Review: Medusa at Circa Two

by The Reviewer

“Some of it I really liked and some of it I thought ‘What the Fuck’!!!”

I think the reaction of one audience member reflected the view of many who saw Medusa, part of the WTF Womens Theatre Festival at Circa.  This one is art, rather than entertainment.

My viewing companion helpfully threw out adjectives: “bold”,”different”, “some real belly laughs early on”, to which we agreed we could add  “confronting”, “a choreography of anger”and “at times deeply unpleasant, on purpose”.

The play includes large tracts of silence, cacophony, harmonies, mud, sledgehammers, the interweaving of voices, and an ever-present faint electrical hiss of live microphones, that’s there, very subtly, from the outset, evoking Medusa’s snakes.

The three actresses began the play sitting on chairs, eyes closed, in silence.  At some point the audience responded to a cue (not sure what it was TBH) and we all quietened down and looked.  And looked. And looked. And they looked back. We listened. And looked. And so did they. In the near-silence micro expressions flitted across their faces, as they paid intent attention to the environment – cued by  sounds, sighs, and movement from the audience, with the odd belly laugh. It was weird, and funny, and disquietening, The quietness and stillness forced you to be present, away from the distractions of entertainment, and to notice what you were noticing.  Like a faint electrical hiss, barely audible at first, but growing and changing, representing Medusa’s snakes.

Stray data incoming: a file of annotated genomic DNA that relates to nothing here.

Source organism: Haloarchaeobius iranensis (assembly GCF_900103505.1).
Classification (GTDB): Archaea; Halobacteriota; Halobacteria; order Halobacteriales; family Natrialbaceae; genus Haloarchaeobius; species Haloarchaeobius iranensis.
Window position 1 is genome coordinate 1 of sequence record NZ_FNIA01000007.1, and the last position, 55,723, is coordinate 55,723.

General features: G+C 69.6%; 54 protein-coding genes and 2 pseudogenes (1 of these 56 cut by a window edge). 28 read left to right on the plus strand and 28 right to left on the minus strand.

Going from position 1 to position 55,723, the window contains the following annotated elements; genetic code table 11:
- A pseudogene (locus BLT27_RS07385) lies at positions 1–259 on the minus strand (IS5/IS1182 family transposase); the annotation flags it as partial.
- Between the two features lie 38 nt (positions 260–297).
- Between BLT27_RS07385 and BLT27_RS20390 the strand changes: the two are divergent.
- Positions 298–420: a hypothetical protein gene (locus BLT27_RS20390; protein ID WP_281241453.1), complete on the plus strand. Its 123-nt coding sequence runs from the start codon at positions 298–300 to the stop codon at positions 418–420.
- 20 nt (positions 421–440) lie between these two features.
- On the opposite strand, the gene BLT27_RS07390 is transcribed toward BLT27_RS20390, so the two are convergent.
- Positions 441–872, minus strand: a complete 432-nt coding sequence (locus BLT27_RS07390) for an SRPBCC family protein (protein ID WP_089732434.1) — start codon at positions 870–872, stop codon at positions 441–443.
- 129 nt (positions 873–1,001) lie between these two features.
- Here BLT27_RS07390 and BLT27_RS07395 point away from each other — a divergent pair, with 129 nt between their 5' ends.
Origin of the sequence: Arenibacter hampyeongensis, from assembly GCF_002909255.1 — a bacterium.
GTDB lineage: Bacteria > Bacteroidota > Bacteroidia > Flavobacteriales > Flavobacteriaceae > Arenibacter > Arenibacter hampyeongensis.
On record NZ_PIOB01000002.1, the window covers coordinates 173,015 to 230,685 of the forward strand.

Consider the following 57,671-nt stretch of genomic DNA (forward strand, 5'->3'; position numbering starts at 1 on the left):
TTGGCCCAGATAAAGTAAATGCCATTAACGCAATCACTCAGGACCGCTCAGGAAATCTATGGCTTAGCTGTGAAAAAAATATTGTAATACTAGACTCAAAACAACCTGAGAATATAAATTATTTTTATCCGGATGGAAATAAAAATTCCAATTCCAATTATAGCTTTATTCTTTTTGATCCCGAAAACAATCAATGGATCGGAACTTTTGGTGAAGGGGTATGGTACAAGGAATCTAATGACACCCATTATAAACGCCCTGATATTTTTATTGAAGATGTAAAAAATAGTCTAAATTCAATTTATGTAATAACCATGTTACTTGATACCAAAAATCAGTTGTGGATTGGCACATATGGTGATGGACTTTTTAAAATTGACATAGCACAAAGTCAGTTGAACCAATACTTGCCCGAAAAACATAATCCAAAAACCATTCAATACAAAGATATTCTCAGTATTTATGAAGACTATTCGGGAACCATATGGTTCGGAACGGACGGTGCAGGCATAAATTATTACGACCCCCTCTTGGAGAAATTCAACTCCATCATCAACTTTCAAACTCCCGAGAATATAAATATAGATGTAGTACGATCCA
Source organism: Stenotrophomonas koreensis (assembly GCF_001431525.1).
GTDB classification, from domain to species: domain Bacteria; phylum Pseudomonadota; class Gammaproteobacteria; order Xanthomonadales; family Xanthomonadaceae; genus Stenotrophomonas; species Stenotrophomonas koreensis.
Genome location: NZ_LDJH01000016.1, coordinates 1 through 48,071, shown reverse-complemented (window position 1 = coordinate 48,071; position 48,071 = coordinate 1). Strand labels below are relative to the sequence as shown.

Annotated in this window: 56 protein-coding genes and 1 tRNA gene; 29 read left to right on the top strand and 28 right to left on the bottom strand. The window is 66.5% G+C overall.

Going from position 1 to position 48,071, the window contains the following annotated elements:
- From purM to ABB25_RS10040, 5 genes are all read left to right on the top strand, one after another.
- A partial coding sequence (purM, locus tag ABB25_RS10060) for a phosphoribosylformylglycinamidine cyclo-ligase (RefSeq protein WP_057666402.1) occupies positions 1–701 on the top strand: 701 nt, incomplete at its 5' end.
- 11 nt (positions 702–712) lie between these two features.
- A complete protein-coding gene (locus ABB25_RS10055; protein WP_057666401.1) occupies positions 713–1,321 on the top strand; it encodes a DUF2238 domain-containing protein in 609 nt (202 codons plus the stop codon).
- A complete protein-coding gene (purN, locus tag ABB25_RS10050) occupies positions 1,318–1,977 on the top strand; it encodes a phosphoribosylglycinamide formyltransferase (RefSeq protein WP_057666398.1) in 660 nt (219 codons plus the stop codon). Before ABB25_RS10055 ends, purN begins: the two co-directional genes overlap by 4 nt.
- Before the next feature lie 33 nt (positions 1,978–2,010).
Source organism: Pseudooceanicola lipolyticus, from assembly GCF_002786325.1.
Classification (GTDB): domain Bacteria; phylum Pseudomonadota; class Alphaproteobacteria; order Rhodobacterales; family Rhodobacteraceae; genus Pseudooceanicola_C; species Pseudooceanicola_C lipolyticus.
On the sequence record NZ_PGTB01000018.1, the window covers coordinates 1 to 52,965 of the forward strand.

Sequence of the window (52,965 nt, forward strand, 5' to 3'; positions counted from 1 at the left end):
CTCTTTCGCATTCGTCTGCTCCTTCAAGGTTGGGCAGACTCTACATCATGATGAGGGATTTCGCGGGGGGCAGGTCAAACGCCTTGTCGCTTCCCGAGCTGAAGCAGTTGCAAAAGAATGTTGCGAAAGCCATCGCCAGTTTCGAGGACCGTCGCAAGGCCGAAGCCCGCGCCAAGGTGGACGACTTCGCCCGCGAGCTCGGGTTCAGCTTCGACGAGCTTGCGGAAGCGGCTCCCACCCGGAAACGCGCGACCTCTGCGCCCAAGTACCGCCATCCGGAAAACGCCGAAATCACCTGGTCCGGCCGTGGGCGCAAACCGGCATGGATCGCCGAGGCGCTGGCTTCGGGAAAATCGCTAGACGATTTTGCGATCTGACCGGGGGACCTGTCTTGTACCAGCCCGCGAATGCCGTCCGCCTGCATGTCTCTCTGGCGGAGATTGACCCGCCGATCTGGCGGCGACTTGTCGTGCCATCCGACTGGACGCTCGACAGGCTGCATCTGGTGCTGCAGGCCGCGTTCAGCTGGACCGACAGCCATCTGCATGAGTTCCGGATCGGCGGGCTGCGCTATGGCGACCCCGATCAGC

And then it was really really loud (ear plugs are offered, I regretted dropping one of mine), and then some weird intermixture of sounds, and pulsating noise, to an interweaving of three voices in unison, playing with language, taking on the tropes of Joseph Campbell, and the conventions of theatre, and how things are supposed to be.   From there, well it’s indescribable – the show became non-verbal and discordant evoking depression, anger, rage, complete with sledgehammers and primordial sculpting of bodies in mud. And still the hiss: the snakes, of the hair of the titular character.

In some ways it was quite brilliant: challenging, fearsome, funny, clever.  At other times (mostly non-verbal and loud cacophonic times) I longed for it to end.  I suspect it is the closest theatrical experience I’ll get to having the experience of post natal depression, or being in a pit of snakes.  Again, that was rather the point.

This isn’t in any way a comfortable show, and I suspect I’ll keep reflecting on it, and seeing cleverness and appreciating it more from a distance. Looking around the audience at the end, there were some politely applauding, and some whooping in appreciation.  Your Mileage Will Vary.


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